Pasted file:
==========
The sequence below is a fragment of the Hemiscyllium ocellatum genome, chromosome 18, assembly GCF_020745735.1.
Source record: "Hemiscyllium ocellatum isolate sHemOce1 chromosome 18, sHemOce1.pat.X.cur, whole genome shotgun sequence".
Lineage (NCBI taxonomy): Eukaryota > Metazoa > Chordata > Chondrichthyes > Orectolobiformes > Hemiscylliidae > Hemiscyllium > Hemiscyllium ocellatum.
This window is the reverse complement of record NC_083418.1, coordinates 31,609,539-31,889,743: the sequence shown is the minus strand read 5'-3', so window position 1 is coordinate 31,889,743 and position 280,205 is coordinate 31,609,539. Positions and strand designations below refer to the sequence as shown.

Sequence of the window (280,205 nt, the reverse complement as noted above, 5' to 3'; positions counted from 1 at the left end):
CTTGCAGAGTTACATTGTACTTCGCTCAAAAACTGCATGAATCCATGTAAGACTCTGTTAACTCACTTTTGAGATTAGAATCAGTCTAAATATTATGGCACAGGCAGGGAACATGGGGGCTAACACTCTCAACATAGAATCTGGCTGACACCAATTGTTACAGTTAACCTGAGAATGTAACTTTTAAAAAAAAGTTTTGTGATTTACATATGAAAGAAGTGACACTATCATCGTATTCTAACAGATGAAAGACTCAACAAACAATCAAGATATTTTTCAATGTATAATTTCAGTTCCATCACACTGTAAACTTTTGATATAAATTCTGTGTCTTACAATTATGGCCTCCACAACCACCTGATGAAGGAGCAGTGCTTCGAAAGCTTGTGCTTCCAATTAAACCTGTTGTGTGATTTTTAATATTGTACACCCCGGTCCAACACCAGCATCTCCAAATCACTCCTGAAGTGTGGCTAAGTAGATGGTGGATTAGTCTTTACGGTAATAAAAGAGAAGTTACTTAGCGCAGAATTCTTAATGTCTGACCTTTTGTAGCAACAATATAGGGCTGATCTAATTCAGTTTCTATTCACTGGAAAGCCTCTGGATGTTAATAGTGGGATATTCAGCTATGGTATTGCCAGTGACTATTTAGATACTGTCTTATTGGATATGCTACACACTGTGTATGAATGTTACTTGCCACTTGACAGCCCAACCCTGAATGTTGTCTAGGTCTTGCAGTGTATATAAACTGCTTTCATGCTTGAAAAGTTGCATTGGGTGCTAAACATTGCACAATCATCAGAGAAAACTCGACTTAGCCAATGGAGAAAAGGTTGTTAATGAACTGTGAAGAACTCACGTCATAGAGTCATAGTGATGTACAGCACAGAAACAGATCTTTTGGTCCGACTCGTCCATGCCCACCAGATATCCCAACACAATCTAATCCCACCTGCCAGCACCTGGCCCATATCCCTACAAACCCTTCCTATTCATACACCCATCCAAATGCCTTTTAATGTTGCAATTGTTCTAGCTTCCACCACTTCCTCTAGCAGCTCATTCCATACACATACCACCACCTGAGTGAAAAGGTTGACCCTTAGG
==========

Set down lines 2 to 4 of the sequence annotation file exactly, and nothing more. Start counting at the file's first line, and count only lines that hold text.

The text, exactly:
Source record: "Hemiscyllium ocellatum isolate sHemOce1 chromosome 18, sHemOce1.pat.X.cur, whole genome shotgun sequence".
Lineage (NCBI taxonomy): Eukaryota > Metazoa > Chordata > Chondrichthyes > Orectolobiformes > Hemiscylliidae > Hemiscyllium > Hemiscyllium ocellatum.
This window is the reverse complement of record NC_083418.1, coordinates 31,609,539-31,889,743: the sequence shown is the minus strand read 5'-3', so window position 1 is coordinate 31,889,743 and position 280,205 is coordinate 31,609,539. Positions and strand designations below refer to the sequence as shown.